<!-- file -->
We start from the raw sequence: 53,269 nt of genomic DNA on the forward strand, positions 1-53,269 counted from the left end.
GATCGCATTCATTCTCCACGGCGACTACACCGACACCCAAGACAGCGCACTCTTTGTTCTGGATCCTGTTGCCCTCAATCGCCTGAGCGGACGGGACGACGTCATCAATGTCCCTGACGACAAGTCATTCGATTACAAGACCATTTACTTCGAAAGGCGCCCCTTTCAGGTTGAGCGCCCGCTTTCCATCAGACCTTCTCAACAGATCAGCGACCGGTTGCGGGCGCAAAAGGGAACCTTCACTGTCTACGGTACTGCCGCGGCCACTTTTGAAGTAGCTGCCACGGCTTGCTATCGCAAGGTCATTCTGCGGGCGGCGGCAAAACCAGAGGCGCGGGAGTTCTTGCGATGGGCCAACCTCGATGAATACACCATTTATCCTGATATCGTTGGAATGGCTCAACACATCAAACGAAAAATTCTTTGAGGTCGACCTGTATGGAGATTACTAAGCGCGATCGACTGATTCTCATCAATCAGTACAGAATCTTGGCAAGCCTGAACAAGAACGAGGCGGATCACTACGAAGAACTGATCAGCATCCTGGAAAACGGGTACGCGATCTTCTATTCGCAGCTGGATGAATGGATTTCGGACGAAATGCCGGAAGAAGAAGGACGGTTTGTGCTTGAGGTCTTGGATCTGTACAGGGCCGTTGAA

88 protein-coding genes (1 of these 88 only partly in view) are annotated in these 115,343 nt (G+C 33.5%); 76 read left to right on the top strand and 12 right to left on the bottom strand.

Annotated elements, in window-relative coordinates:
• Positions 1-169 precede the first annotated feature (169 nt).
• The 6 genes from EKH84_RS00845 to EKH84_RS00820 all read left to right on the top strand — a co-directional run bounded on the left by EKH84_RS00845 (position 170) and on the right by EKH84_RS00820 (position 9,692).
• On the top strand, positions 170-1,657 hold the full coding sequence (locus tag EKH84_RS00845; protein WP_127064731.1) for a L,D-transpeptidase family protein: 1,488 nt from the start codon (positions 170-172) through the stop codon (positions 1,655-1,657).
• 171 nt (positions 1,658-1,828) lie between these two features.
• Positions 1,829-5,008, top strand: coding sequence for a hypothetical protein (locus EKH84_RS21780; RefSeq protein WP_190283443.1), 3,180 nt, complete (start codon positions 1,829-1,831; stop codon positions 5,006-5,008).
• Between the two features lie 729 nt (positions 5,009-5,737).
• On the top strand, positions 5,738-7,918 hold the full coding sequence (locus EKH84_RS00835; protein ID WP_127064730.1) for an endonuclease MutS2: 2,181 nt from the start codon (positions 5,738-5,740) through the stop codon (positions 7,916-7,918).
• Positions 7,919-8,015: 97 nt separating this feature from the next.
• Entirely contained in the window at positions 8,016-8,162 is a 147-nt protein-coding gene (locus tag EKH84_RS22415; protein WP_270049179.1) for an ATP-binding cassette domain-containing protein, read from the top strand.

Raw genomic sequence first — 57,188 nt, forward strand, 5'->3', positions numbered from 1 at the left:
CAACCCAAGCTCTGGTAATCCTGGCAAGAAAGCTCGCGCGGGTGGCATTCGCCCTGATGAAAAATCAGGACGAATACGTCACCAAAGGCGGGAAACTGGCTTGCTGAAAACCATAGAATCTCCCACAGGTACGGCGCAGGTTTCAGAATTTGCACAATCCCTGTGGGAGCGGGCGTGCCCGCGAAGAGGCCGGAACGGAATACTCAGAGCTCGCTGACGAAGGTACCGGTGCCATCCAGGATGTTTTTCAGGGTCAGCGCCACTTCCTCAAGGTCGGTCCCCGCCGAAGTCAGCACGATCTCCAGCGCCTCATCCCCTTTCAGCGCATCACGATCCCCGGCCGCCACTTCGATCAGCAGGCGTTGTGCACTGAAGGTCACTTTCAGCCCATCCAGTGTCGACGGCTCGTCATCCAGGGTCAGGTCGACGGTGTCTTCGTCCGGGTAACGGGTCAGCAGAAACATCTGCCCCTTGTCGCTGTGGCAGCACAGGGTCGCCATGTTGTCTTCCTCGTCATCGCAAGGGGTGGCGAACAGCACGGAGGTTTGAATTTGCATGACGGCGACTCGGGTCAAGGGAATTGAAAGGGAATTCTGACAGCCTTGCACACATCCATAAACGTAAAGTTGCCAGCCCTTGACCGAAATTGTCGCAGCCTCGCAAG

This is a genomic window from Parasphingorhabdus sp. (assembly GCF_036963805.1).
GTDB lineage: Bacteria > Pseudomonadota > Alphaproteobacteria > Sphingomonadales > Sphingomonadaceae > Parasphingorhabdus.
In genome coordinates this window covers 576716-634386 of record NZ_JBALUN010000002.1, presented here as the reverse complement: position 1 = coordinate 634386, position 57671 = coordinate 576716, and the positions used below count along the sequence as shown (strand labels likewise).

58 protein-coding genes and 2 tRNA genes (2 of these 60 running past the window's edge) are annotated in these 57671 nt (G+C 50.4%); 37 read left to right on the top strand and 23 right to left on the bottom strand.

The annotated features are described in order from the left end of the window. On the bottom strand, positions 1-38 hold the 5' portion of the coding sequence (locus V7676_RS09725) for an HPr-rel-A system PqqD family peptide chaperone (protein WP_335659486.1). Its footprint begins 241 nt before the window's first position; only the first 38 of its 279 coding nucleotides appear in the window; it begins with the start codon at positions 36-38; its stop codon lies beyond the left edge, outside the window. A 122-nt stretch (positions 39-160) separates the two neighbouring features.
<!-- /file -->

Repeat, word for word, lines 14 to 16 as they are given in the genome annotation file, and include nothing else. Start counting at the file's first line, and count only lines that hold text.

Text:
Raw genomic sequence first — 57,188 nt, forward strand, 5'->3', positions numbered from 1 at the left:
CAACCCAAGCTCTGGTAATCCTGGCAAGAAAGCTCGCGCGGGTGGCATTCGCCCTGATGAAAAATCAGGACGAATACGTCACCAAAGGCGGGAAACTGGCTTGCTGAAAACCATAGAATCTCCCACAGGTACGGCGCAGGTTTCAGAATTTGCACAATCCCTGTGGGAGCGGGCGTGCCCGCGAAGAGGCCGGAACGGAATACTCAGAGCTCGCTGACGAAGGTACCGGTGCCATCCAGGATGTTTTTCAGGGTCAGCGCCACTTCCTCAAGGTCGGTCCCCGCCGAAGTCAGCACGATCTCCAGCGCCTCATCCCCTTTCAGCGCATCACGATCCCCGGCCGCCACTTCGATCAGCAGGCGTTGTGCACTGAAGGTCACTTTCAGCCCATCCAGTGTCGACGGCTCGTCATCCAGGGTCAGGTCGACGGTGTCTTCGTCCGGGTAACGGGTCAGCAGAAACATCTGCCCCTTGTCGCTGTGGCAGCACAGGGTCGCCATGTTGTCTTCCTCGTCATCGCAAGGGGTGGCGAACAGCACGGAGGTTTGAATTTGCATGACGGCGACTCGGGTCAAGGGAATTGAAAGGGAATTCTGACAGCCTTGCACACATCCATAAACGTAAAGTTGCCAGCCCTTGACCGAAATTGTCGCAGCCTCGCAAG

This is a genomic window from Parasphingorhabdus sp. (assembly GCF_036963805.1).